The number of participants in the University’s Employee Separation Program (UESP) has exceeded BGSU’s estimate.
A total of 156 faculty and staff have chosen to take advantage of the voluntary program. The University’s consultant had estimated that 138 would participate.
According to Dr. Kenneth Borland Jr., senior vice president for academic affairs and provost, the University is pleased with the initial results of the program.
“First, we are pleased that the program has obviously been respectful of and appealing to people who have served BGSU for many years,” Borland said. “We still need to closely analyze the numbers. However, we believe that we will be very close to meeting our cost-saving goals.”
Rebecca Ferguson, chief human resources officer, says the number and types of positions that are eventually re-filled will determine the final savings.
“In the coming weeks, we’ll be working with the cabinet, the deans and directors to determine which of the positions are critical to our mission and will need to be filled and which ones can be eliminated,” she said.
“These vacancies provide an opportunity for us to strategically address how we staff for contemporary and future needs,” Borland says.
He adds that the University is committed to maintaining tenure-track faculty positions that are vacated through the UESP.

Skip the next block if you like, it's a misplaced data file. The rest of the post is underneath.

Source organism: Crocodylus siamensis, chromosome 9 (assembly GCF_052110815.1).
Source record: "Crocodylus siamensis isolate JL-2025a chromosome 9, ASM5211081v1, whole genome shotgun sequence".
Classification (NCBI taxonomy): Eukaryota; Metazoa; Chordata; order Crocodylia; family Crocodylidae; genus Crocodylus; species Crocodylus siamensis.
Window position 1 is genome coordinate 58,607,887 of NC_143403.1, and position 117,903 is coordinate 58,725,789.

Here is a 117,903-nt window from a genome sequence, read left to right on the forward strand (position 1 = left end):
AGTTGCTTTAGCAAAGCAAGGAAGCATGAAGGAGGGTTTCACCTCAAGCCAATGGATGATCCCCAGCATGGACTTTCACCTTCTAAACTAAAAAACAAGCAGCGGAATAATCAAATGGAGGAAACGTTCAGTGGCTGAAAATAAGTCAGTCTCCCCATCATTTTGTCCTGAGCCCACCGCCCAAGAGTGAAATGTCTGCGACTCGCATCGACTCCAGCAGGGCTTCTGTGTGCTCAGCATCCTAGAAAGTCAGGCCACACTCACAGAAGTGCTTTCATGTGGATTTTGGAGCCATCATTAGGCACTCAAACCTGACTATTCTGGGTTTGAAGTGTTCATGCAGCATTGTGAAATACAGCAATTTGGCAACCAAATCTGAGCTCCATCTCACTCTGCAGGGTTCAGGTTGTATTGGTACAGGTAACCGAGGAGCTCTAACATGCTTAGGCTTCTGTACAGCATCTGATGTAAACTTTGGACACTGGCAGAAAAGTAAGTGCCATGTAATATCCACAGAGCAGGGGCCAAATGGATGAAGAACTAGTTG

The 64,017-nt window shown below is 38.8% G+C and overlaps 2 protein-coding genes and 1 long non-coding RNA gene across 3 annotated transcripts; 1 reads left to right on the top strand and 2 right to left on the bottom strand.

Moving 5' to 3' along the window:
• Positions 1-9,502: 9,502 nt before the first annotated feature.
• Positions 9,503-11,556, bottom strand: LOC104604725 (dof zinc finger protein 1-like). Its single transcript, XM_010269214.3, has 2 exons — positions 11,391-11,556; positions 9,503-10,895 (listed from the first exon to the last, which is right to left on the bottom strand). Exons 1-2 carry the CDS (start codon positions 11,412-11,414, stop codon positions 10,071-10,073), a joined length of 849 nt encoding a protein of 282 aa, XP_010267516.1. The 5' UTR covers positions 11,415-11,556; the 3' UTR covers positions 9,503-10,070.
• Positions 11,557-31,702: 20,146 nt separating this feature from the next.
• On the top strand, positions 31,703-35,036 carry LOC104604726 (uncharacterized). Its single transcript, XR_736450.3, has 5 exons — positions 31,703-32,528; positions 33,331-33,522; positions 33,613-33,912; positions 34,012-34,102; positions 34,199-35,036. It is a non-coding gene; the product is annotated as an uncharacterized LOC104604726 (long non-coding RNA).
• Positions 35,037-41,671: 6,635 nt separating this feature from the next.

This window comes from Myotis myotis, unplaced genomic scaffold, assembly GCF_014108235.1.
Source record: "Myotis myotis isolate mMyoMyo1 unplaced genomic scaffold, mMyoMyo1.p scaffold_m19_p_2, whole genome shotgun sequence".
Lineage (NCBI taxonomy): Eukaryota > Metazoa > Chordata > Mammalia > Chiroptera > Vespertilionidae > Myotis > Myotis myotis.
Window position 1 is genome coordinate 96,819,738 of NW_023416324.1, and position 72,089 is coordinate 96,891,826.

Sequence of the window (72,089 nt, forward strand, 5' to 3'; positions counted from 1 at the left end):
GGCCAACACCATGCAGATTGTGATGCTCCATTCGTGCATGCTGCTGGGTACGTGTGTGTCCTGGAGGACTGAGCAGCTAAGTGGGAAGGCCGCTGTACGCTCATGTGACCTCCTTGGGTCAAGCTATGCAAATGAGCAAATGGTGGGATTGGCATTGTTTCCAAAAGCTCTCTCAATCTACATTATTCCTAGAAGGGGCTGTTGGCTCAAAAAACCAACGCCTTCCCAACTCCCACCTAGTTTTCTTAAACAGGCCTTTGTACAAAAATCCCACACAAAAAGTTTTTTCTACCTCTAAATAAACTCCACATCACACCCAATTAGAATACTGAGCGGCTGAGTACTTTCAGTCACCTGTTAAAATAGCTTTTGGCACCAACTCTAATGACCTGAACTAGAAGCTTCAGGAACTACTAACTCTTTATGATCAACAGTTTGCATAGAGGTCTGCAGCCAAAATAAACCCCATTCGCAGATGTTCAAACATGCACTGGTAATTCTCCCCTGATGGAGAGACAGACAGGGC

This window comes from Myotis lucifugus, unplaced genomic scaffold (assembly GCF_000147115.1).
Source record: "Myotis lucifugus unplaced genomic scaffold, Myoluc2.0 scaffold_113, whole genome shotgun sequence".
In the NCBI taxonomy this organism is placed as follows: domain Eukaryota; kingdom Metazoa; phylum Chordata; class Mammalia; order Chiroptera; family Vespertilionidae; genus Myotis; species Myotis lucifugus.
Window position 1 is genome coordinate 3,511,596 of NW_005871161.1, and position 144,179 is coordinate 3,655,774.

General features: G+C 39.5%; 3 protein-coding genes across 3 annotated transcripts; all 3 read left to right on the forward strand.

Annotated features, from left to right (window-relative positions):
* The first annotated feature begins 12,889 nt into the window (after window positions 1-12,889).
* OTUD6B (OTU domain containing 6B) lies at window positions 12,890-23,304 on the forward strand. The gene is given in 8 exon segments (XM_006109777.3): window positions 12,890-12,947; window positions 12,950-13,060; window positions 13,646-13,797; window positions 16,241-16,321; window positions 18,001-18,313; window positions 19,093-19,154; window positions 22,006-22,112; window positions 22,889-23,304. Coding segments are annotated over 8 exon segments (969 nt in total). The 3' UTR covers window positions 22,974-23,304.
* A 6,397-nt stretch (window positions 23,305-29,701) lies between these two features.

“Experienced faculty are key to our success,” Borland says. “They form the foundation of this University. Retaining our tenure-track faculty lines is a top priority.”
According to Ferguson, employees have until Monday, Feb. 8, to change their minds. Therefore, the University won’t have final numbers until Feb. 9.
The voluntary separation benefit was a one-time offer to full-time faculty and staff with at least 15 years of service to BGSU as of June 30, 2010. Eligible employees who choose to retire or leave the University will receive a financial incentive.
Nonprofit created to develop new residence halls
BGSU has formed a nonprofit corporation—Centennial Falcon Properties—to facilitate the development of new student housing.
According to Sherideen Stoll, chief financial officer, the development corporation will allow the University to build new housing more quickly and cost-effectively.
“The development corporation allows us to create new, state-of-the-art student housing without financial obligation to the University,” Stoll said. “This preserves both our existing resources and our long-term debt capacity for academic needs and other campus projects.”
Centennial Falcon Properties will work with a nationally recognized developer of student housing facilities. Two new residence halls are slated to open in fall 2011. One new hall will be located on the site of Rodgers Quadrangle. The second will be located north of Offenhauer in the current commuter lot. The commuter parking will be replaced.
Stoll adds that most, if not all, of Ohio’s 13 state universities have similar development corporations.
“The residents of Ohio expect us to look for new, innovative ways to cost-effectively meet the needs of our students,” said President Carol Cartwright. “Centennial Falcon Properties will do just that. In only 18 months we’ll have two beautiful new residence halls that will rival any student housing in the country.”
To ensure the corporation works in harmony with the University's priorities, the board of directors of Centennial Falcon Properties is comprised of members of the President's Cabinet and a member of the University's Foundation Board.
BGSU helps teach students to manage their finances